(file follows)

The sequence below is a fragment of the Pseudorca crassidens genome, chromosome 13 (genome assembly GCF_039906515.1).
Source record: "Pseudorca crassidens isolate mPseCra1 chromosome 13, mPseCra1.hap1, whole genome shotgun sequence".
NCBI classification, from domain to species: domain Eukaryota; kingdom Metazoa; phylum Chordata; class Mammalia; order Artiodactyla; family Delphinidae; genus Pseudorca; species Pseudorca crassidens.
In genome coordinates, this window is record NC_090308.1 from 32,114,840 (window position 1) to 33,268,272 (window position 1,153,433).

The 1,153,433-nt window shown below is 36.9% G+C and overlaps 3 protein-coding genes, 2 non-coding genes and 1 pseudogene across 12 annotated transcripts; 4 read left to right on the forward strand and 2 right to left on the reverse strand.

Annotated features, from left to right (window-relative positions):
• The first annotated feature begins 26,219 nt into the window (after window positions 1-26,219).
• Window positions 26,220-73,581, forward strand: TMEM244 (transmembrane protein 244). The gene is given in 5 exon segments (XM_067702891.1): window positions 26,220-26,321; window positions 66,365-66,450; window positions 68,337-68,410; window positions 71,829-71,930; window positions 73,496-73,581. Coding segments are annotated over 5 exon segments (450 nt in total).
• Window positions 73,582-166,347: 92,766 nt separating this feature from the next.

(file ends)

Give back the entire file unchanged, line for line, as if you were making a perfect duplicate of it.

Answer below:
The sequence below is a fragment of the Pseudorca crassidens genome, chromosome 13 (genome assembly GCF_039906515.1).
Source record: "Pseudorca crassidens isolate mPseCra1 chromosome 13, mPseCra1.hap1, whole genome shotgun sequence".
NCBI classification, from domain to species: domain Eukaryota; kingdom Metazoa; phylum Chordata; class Mammalia; order Artiodactyla; family Delphinidae; genus Pseudorca; species Pseudorca crassidens.
In genome coordinates, this window is record NC_090308.1 from 32,114,840 (window position 1) to 33,268,272 (window position 1,153,433).

The 1,153,433-nt window shown below is 36.9% G+C and overlaps 3 protein-coding genes, 2 non-coding genes and 1 pseudogene across 12 annotated transcripts; 4 read left to right on the forward strand and 2 right to left on the reverse strand.

Annotated features, from left to right (window-relative positions):
• The first annotated feature begins 26,219 nt into the window (after window positions 1-26,219).
• Window positions 26,220-73,581, forward strand: TMEM244 (transmembrane protein 244). The gene is given in 5 exon segments (XM_067702891.1): window positions 26,220-26,321; window positions 66,365-66,450; window positions 68,337-68,410; window positions 71,829-71,930; window positions 73,496-73,581. Coding segments are annotated over 5 exon segments (450 nt in total).
• Window positions 73,582-166,347: 92,766 nt separating this feature from the next.